Tree Pruning at MaryAnne’s Garden

The garden club is grateful to our resident arborist Lee Gilman for all the work he does in our civic gardens. This week Lee continued corrective pruning of the Callery pear tree in MaryAnne’s Garden.

This tree, planted roughly 17 years ago by the Chamberlain family, has sustained severe storm damage at least twice. Major limbs were lost, compromising the tree’s natural, oval shape. Lee has been working gradually to restore the tree’s shape.

Lee Gilman prunes tree at MayAnne’s Triangle while garden lead Dawn Burke picks up the branches

Tip! For all you do-it-yourselfers, we learned from Lee not to remove too much of the tree’s interior. On hot days when the crown is baking in the sun, a tree’s interior can remain a few degrees cooler. The leaves in these shadier pockets help sustain the tree during hot, dry periods.

Upcoming Events at Beaver Brook (Hollis)

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Beaver Brook naturalist Rivka Schwartz writes:

“The spring ephemeral flowers have passed. The summer flowers in the sunny fields are blooming.  Walking between the barn at Maple Hill Farm to the outside of the garden and then to the beginning of the Wildflower Trail there are over 20 kinds of flowers blooming. 

I’ve been harvesting St. John’s Wort buds. I cover these with a golden colored olive oil to make a beautiful, deep, red, medicinal oil. This oil is used topically for nerve pain, be it from shingles or a wound. A tincture, made by soaking buds and flowers in alcohol, has been used for mild depression and seasonal affective disorder. The tincture can interact with some medications.

The staghorn sumac fruit is almost ripe. The beginning of August is usually the best time for harvest. If you wait too long you harvest extra protein in the all the insects that like to live in the fruit. To make a wild lemonade, soak two clusters in a quart of cold water until it turns a light, red-brown color. Use honey or maple syrup to sweeten the drink if you want.”

Upcoming Events

Wildflowers of Beaver Brook
Wed., Aug 16 at 7pm
Nashua Public Library

Naturalist Rivka Schwartz will present a slide program and talk on the diversity of wildflowers at Beaver Brook.

Guided Mushroom Foray
Sat., Aug 19 10am – 12:30pm
Maple Hill Farm, 117 Ridge Rd, Hollis

Teacher and walk leader Stephanie Doyle will be taking a group out on the trails in search of wild mushrooms.

Wildflower Walk: Asters, Berries and Late Summer Flowers
Wed., Aug 23 10am – 12pm
Maple Hill Farm, 117 Ridge Road, Hollis

Enjoy a guided wildflower walk with naturalist Rivka Schwartz. You’ll be finding many species of asters, goldenrod, berries and late summer flowers.

For more information or to register, go to

Invitation from NH Audubon Massabesic Center

Our club has been invited to the following event on Thursday, July 27, at 6:30 pm at the NH Audubon Massabesic Center in Auburn, NH:

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Gardens That Stimulate the Senses: Use Your Sense Of Smell, Touch, Taste, Sight, Even Sound

Are gardens just for looking at?  Can a garden be enjoyed for its smell, or taste, or feel?  What about the sound of a garden?  A “Garden for the Senses” has features that make use of all five of our senses – smell, taste, hearing, sight, and touch.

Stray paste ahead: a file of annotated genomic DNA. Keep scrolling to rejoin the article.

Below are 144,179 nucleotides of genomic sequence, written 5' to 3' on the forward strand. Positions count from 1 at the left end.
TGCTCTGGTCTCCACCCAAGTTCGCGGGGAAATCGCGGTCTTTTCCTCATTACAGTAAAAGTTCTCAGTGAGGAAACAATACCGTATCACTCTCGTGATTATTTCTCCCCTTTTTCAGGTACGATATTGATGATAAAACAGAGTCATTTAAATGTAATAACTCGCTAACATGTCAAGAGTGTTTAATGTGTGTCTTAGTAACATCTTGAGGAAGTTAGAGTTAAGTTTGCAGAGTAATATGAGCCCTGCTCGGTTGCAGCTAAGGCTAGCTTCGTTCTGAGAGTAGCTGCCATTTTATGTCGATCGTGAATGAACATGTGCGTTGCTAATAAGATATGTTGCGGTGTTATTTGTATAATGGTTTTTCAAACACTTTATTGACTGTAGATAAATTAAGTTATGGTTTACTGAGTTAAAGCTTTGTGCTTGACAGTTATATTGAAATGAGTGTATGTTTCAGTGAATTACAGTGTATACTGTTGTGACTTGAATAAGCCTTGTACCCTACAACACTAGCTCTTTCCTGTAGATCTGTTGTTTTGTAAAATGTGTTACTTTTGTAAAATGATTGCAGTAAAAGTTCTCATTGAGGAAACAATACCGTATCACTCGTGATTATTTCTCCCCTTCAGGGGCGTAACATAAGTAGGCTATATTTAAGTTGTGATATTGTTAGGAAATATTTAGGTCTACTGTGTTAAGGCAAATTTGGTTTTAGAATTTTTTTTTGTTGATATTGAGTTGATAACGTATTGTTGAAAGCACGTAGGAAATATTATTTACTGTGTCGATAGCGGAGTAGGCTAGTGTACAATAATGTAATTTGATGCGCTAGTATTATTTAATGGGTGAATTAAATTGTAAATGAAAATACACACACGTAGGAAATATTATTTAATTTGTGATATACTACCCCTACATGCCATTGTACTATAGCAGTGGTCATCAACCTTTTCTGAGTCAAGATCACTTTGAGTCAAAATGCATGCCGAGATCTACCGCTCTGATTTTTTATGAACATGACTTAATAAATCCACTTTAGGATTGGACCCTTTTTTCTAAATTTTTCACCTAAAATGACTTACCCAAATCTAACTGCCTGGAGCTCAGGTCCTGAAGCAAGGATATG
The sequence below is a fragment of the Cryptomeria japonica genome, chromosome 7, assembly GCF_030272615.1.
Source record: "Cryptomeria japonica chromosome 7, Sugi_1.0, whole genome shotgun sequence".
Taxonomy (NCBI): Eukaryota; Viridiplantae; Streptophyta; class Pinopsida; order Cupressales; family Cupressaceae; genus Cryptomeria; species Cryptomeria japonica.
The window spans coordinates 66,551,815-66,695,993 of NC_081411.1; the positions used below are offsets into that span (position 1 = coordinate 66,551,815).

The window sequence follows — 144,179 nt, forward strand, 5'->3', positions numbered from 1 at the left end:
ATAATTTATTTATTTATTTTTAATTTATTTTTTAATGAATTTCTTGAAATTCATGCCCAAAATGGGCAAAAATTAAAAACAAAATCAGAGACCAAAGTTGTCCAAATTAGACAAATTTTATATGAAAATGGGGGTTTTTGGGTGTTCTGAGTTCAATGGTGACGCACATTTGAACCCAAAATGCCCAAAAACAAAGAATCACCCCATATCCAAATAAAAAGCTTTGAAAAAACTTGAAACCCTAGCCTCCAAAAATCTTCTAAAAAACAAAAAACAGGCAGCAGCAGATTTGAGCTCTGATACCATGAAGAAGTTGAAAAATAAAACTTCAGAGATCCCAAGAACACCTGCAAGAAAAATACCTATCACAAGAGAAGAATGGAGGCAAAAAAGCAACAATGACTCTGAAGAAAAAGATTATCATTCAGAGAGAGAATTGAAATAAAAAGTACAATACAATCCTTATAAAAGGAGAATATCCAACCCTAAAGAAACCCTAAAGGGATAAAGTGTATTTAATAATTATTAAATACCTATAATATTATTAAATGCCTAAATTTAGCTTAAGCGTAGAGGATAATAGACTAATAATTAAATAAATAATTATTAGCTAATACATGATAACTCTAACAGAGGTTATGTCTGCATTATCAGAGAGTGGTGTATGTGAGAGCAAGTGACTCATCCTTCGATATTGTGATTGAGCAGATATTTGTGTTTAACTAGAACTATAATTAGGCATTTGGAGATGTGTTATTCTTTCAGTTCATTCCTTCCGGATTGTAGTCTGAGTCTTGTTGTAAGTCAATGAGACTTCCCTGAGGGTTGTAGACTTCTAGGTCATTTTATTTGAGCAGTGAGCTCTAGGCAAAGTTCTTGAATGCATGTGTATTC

Anyone interested in gardening for personal pleasure or for wildlife will enjoy this special summer event.  There will be a lecture and garden walk on Thursday, July 27, at 6:30 pm at the NH Audubon Massabesic Center, 26 Audubon Way in Auburn, NH.

Gardens are under development at the NH Audubon Massabesic Center in Auburn that will stimulate the use of all of your senses.  The project is under the direction of NH Audubon Volunteer, Martha Israel, who is herself visually impaired.  After a career in engineering and continued study in landscape design, the disease that has impaired Martha’s vision has led her to a vision of a different kind – that of helping others enjoy the beauty and all the other senses that a garden brings out.

Come see the first garden installment – the Fragrance Garden – and learn of plans for additional Garden for the Senses plans.  Walk the garden path and smell the plants chosen for their scent.  A Sound Garden is under development.

The program is free and open to the public.  Please register by calling 668-2045.  Donations to the Garden for the Senses project are greatly appreciated.  Donations can be made out to NH Audubon and mailed to the Massabesic Center at 26 Audubon Way in Auburn, NH 03032.

Contact: Dawn Genes, Director


AGC Celebrates the 4th of July

Once again, The Amherst Garden Club participated in the 4th of July parade.  The theme of the float was “Life, Liberty, and the Pursuit of Gardening,” and it won “Best in Theme.” Congratulations!

A big thank you to Joan Poltack, Dawn Burke, and Diane Merrithew for creating yet another award-winning float and for organizing our participation. Joan Poltack thanks all who marched, loaned their wagons, or helped with cutting out letters. Special thanks to Sally Hooper for letting the team both assemble and store the float overnight in her garage.